The garden can be one of the most important parts of our home. With flowers blooming and veg growing, these havens of biodiversity can bring us closer to nature. Giving us a feeling of joy, relaxation and wellbeing.
So, it’s easy to forget how much we spend on our gardens. Whether it’s a new barbeque, garden furniture or an outdoor heater, it can potentially add up to a lot of money. Protecting them from pests and diseases is one thing, but we should also consider protecting them from intruders. With a few simple measures you can keep intruders out, so you continue enjoying your precious green space.
With driveways at the side of many homes, this can give an opportunist a clear view into your garden. Therefore, create structures, plant climbing plants and tall shrubs, or add a high fence and gate to obscure the view from the pavement. Fixing a horizontal plant trellis across the top of a fence, for plants to grow up and through, can give you that extra height, whilst making it a difficult obstacle to climb over. A gravelled drive will mean noise, something a burglar will want to avoid. Also, don’t help the intruder by leaving your wheelie bins out, this gives him leverage to hop over a fence. Place these safely out of sight when it’s not bin day.
Whether it’s bought plants, pots or tools, anything new brought into your garden, ensure all labelling and price tags are removed. For packaging, try to keep it out of sight until bin day. Anyone can easily rifle through your recycle bin, giving them clues to what’s worth pinching from your garden.
Hedging can do much for a garden. Not only does it create structure and help fill flower beds, it can also be used as a deterrent. By using prickly and thorny shrubs, such as roses, berberis and pyracantha, these can be strategically planted in exposed areas. Or planted below windows, to help prevent someone from trying to gain entry into your home.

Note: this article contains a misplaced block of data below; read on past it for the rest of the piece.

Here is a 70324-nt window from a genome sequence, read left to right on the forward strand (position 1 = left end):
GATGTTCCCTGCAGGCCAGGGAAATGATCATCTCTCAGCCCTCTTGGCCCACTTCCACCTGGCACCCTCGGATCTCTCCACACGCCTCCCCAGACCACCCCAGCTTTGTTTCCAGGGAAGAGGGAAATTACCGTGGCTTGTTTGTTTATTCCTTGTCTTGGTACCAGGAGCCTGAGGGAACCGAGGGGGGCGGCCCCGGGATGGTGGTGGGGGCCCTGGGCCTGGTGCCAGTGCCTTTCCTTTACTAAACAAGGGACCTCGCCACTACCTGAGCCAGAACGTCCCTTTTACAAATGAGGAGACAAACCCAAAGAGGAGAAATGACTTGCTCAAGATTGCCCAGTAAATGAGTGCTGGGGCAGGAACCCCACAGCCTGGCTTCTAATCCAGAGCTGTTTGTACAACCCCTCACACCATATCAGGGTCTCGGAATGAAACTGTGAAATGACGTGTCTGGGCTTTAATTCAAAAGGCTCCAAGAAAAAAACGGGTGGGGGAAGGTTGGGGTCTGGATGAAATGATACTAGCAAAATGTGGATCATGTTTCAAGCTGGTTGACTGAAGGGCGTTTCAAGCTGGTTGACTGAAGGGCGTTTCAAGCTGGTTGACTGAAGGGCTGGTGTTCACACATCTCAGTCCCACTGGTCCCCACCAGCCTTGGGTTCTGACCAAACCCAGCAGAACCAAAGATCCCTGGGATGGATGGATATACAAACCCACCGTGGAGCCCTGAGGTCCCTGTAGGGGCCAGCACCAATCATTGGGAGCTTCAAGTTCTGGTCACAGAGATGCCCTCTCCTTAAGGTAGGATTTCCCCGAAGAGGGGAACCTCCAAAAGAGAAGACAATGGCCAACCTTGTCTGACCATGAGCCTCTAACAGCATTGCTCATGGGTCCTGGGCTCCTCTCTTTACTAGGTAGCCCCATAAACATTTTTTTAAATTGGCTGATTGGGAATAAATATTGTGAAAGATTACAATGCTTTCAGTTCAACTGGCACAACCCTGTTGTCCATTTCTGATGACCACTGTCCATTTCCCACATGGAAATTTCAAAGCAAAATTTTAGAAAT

Keeping a garden pruned can reduce shaded unkept areas, making it difficult for someone to hide unnoticed. Also, keep borders, fences and gates up together. Anything that has deteriorated or is broken, replace.
Garden tools, bikes and hoses can easily be removed from a garden. So, if you’re not using it, lock it away. A secure shed, padlocks and chains can be enough to put a burglar off. However, if you don’t have the space in your shed or garage, items can be chained and anchored. Covered over with a little ground cover planting, you wouldn’t know they’re there. Also, for large, expensive pots, when planting up, add a few bricks or large gravel to the base. Not only for drainage, but that extra weight will make it difficult to lift and remove from your garden.
An obvious security measure is lighting. Fixing security lighting somewhere where it can be seen, but not reached, a burglar can be put off entering your premises. If he does decide to take the risk, then the sensors will trigger the lighting revealing the intruder. With lighting and alarm systems that can now alert you on your phone, it can give you that extra piece of security if you’re away.
Finally, make sure your garden, and its items, come under your house insurance policy. A lot of people regard their green spaces as another valuable room to their home, so it’s easy to forget how much time and expense can go into this area. Also, tag items with your postcode. If they are stolen, and then recovered at a later date, you know these are yours if marked with invisible ink for prove of ownership.
Your garden is for you and those close to you. So, give yourself that peace of mind and protect your green space.
For more information on garden security go to: /www.met.police.uk/cp/crime-prevention/protect-home-crime/protecting-garden-to-safeguard-your-home/